USED Leica M Buyer's Check List
Don't let cosmetic imperfections bother you, they can save you up to 75%! As long as the body works right, you may as well save your money and not be bothered by minor scratches, minor dents, or engravings. Be on your guard, however, if the body is trashed. There's no telling what that one is like inside.
The first thing experienced buyers do is listen to the one second speed. It should be smooth, relatively on time, and without hesitation. A M camera weak point is slow speeds which are way too slow or hang up entirely. Remedy cost: $175-200 overhaul
Open up the back and watch the shutter through all speeds. Every time you change speeds, you should be able to tell a definite difference in the shutter speed as the shutter is held up against a light.
Watch the curtains close. Make sure the curtains open completely and close completely. Sometimes they hang up and only travel part of the way across, especially on slow speeds.
Watch the closing edge of the 2nd shutter curtain. After the shutter trips, you SHOULD NOT be able to see the seam on the left hand side of the shutter. If you can, it is a sign the shutter needs servicing.
Look at the shutter curtains carefully. With the back door open and no lens, look at both shutter curtains with a strong light behind them. Make sure they have no pinholes from the sun and they show no cracking. Unfortunately Leica M shutter curtains on the M3/M2's just don't last as long as their equally old competitors from Nikon or Canon. Remedy: $200 or more
On 1/15th, you should be able to definitely hear the whirling of two different speed gears
Hold the camera at arms length and look into the finder from the front and the back. It should be clear as a bell. You are looking for possible separation within the finder. Remedy cost: $400 or more
Focus the camera from near and far with a lens on the camera. Make sure the RF image is properly set at infinity and the images properly overlap. This is often out of adjustment, but the problem is only a minor adjustment.
M Finders are bright, especially the rectangular RF patch. If yours is not, clean off the rear eyepiece, the front VF window, and the RF window. If that does not do it, shine a flashlight through the finder system and look for fogging. Occasionally the finder system needs to be cleaned--not an easy job. IF you look thru the finder and part of it is black, the finder is separated or otherwise damaged. It's a VERY expensive repair.
M RF images should be bright. If you focus and barely see a 2nd image to line up, most likely the mirror is in need of cleaning or even replacement.
Use the preview frameline lever to make sure the finders quickly snap into and out of sight without sticking.
Use a strobe to check flash sync. With no lens on the camera and the camera back open, aim the camera and the strobe at any nearby preferably white surface. Push the shutter and make sure strobe pattern is seen across the entire frame.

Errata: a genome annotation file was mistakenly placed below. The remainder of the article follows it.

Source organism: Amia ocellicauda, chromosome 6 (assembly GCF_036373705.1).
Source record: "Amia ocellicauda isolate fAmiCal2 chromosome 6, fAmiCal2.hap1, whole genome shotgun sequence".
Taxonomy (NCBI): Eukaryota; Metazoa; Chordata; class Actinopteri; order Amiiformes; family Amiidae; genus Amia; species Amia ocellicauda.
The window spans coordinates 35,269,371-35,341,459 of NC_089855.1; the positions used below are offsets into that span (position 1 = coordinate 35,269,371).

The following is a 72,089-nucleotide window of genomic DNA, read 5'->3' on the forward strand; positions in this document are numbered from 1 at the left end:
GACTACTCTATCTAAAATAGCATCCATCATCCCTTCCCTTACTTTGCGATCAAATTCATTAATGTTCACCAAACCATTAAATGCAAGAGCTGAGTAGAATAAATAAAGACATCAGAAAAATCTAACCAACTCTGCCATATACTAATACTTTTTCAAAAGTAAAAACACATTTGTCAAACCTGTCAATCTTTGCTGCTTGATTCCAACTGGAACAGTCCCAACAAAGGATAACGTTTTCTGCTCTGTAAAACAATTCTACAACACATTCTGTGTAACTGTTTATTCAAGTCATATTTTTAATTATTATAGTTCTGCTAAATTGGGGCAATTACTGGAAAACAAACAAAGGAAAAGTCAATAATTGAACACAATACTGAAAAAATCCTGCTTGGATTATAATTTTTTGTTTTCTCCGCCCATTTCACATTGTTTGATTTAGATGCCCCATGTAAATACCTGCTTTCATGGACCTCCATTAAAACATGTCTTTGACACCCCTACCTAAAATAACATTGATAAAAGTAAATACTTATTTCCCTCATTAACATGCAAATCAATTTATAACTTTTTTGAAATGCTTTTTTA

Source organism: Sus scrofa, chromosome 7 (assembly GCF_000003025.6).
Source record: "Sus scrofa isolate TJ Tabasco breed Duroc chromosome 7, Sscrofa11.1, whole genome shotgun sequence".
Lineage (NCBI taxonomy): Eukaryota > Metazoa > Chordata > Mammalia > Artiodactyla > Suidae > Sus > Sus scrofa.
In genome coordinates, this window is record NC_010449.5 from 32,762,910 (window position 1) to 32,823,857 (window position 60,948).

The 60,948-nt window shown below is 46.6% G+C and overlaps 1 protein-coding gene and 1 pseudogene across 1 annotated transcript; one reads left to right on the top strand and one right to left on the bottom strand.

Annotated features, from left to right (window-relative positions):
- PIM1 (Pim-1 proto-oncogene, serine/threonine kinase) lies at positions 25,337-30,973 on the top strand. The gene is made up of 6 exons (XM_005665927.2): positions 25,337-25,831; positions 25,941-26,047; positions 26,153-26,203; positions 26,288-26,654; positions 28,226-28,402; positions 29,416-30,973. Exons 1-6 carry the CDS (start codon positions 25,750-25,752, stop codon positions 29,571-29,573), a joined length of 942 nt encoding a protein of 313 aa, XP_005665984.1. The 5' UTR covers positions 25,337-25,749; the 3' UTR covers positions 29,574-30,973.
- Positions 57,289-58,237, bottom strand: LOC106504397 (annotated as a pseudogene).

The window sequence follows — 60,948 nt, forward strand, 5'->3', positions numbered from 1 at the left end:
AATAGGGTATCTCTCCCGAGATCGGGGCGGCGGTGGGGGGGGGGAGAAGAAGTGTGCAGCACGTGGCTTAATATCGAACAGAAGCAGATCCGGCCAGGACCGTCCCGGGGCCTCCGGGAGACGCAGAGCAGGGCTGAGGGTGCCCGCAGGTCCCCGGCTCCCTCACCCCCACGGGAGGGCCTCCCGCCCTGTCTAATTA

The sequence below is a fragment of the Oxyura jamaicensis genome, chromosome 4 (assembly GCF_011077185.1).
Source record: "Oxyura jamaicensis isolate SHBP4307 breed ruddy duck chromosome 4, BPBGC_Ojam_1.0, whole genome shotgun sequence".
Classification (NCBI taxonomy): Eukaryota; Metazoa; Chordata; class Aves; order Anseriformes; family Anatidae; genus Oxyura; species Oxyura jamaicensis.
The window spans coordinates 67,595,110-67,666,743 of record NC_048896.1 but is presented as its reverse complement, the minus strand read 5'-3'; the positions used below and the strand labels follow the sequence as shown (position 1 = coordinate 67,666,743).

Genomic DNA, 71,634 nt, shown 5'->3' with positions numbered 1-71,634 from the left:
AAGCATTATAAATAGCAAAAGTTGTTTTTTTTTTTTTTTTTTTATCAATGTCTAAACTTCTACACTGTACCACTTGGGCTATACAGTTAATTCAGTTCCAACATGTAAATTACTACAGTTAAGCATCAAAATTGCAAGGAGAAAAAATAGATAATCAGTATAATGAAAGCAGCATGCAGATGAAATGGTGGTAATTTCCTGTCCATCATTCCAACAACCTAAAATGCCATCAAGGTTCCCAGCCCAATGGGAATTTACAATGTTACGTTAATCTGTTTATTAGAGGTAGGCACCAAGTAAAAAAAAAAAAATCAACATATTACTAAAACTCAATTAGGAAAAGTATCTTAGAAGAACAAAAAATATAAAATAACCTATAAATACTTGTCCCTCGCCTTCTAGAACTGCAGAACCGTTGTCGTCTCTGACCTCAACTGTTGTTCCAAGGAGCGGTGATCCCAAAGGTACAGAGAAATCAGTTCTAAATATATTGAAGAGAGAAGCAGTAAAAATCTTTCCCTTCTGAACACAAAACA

Film advance should be very very smooth without any binding and very little effort. A camera which has set for years or one that needs servicing will require extra effort. It should be silky smooth and light. If it's not, you are looking at a $175 or more CLA (Clean Lubricate Adjust).
IF you are looking at a later M with motor capability, attach one to make sure all the internal contacts work.
IF your M has a built in meter, test it against a hand held meter you know to be accurate at both low and high light levels. Also remember to check the battery compartment for corrosion damage.
Don't Buy a Leica M "Project Camera" with obvious missing parts, jammed or damaged shutter, separated or damaged finder, among other things -- unless the camera is dirt cheap. Such bargains usually cost more in the long run and eat up a lot of time getting the camera right.
Get a reasonable return privilege if you discover something is wrong once you get it home and take your first roll. Always test any new camera with film before you use it on anything important. Don't think a reputable dealer is out to get you if something is wrong. Dealers are in it for the long haul and want a good reputation. The truth of it is that some defects show up only when pictures are taken and it's impossible to run test rolls through every camera.
Find a good Leica repair person who charges fair prices. Sooner or later you will need them, and it's much easier if you know your repair guy them in advance. Watch out for bargain Leica repairs, your camera could come back with bargain scratches from people who did not know how to work on it. Of course you can send your camera to Leica for repair, but be prepared for the highest repair prices and often a slow turnaround.
Revised: November 18, 2004 . Copyright © 1997-2004 Stephen Gandy. All rights reserved. This means you may NOT copy and re-use the text or the pictures in ANY other internet or printed publication of ANY kind. Information in this document is subject to change without notice. Other products and companies referred to herein are trademarks or registered trademarks of their respective companies or mark holders.